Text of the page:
Dystopias are boring. They've become formulaic. The world has ended. Survivors eke out a grim and dark existence. Everything goes wrong. People die. More people die. Then it gets grim and dark (as if it wasn't before).
We've decided there's enough grim and dark in the real world without creating more of it as entertainment. And looking out on the publishing landscape we see a distinct shortage of anthologies of light, happy, FUN SF/F. In fact, we can count the number of such anthologies without resorting to two digits in binary. That's right, there's just ONE. It's a very good anthology, but it's carrying a heavy load.
We sense a great imbalance in the multiverse, therefore. An open niche which needs filling.
However, there's a problem. You see, the alternative to these grim, dark, dystopian nightmare worlds has long been considered to be Space Opera. Heroic Tales of Manly Men Being Manly while Womanly Women are Womanly and Small Furry Aliens Are the Objects of Humor and Derision. This is a cause which of late has been championed by the horrible sorts of people who only see SF/F through a lens of fake nostalgia for a bygone age. What the actual flickering light of reason! SF/F isn't NOSTALGIA!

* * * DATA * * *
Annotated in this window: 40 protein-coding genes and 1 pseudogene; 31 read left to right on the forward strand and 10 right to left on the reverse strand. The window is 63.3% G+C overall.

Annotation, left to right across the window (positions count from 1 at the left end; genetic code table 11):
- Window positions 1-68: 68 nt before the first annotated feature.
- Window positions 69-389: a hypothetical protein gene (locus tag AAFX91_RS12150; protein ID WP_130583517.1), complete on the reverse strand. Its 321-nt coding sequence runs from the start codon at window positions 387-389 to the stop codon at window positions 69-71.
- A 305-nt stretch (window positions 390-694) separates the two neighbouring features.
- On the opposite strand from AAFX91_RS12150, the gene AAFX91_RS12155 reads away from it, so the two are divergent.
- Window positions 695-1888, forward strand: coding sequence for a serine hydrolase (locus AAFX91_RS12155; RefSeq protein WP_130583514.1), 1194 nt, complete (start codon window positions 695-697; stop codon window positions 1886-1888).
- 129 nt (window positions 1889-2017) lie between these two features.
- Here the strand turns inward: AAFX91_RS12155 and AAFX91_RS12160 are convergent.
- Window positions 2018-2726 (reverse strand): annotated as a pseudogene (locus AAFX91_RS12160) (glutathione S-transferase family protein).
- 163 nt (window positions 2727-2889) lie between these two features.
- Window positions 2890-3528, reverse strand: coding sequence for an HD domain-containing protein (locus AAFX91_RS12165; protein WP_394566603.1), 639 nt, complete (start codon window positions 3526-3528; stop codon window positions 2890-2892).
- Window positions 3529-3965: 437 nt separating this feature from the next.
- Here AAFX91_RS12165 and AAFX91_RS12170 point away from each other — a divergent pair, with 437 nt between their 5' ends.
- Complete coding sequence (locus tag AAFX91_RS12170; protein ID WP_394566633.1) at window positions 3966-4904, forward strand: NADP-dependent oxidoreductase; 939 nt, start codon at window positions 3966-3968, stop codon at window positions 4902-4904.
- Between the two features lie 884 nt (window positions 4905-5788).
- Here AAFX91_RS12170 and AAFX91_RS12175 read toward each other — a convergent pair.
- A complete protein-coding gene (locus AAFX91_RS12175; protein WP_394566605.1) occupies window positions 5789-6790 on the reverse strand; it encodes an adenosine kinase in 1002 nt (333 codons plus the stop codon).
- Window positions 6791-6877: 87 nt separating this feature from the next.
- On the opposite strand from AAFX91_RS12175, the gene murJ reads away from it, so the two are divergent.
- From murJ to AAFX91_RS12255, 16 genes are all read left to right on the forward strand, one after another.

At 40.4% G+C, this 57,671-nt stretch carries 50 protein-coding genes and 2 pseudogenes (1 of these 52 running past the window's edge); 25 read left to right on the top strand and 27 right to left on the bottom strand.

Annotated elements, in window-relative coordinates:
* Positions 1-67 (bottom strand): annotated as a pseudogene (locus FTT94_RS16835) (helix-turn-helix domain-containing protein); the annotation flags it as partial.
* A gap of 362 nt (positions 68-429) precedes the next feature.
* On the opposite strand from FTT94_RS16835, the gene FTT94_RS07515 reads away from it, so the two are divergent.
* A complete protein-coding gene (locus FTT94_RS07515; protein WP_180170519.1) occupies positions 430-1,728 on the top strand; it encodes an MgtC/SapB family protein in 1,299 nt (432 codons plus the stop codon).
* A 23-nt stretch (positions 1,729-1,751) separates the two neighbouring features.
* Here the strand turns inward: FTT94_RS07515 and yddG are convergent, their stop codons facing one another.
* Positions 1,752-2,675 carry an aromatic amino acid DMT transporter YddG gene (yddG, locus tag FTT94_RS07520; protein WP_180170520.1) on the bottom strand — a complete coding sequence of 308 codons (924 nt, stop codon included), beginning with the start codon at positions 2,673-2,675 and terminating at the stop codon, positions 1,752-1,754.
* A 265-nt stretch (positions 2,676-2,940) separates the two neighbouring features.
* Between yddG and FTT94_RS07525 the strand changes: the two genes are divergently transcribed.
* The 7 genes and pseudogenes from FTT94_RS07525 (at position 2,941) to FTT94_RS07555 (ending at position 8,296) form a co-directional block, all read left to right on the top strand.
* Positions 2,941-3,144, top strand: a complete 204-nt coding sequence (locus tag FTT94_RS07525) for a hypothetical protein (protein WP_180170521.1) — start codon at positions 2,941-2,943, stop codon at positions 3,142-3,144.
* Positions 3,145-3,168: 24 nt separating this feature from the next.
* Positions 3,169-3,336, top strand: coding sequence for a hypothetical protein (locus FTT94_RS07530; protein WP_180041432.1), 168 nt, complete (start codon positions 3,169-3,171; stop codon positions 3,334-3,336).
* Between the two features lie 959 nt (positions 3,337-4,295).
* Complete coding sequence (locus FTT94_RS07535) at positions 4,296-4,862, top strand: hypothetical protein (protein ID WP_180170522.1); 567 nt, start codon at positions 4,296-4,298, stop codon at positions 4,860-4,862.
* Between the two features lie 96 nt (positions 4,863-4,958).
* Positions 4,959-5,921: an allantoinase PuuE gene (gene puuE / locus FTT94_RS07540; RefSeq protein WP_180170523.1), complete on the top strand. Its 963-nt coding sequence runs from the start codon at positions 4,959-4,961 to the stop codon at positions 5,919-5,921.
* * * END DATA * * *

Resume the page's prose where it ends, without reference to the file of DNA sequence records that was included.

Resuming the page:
So we need an antidote to the antidote to grim and dark tales of grimness and darkness. And besides, the model for space opera is wrong. It's drawn from "horse opera." Tales of the old west, and there we are with all that nostalgia again. Our new model for space opera is... well... OPERA! And every opera needs a libretto. (def: the text used in, or intended for, an extended musical work such as an opera, operetta, masque, oratorio, cantata or musical.)
However, (what's with all these exceptions!) there's another problem. You see, there's nothing at all new under the sun. Take, for instance, villains.
The typical space opera villain has long been the Alien Space Nazi. They're Coming to Earth to Exterminate Us All (but first they'll confine us to death camps and get as much poor-quality labor out of us as they can before we die). Fictional Nazis don't scare us. There are REAL Nazis out there, folks. We usually punch six of them before breakfast.
Another hoary old standby of the space opera (often combined with the above), is the Eldritch Lovecraftian Horror From Beyond All Reality. Folks, this thing is so tired there are now Cthulhu PLUSHIES. Your neighbor's kid is wearing a "Yog-Sottoth is my Co-Pilot" t-shirt and no one bats an eyelash. If actual Fungi From Yuggoth were to land on Earth, the Queen of England would likely just invite them down for tea.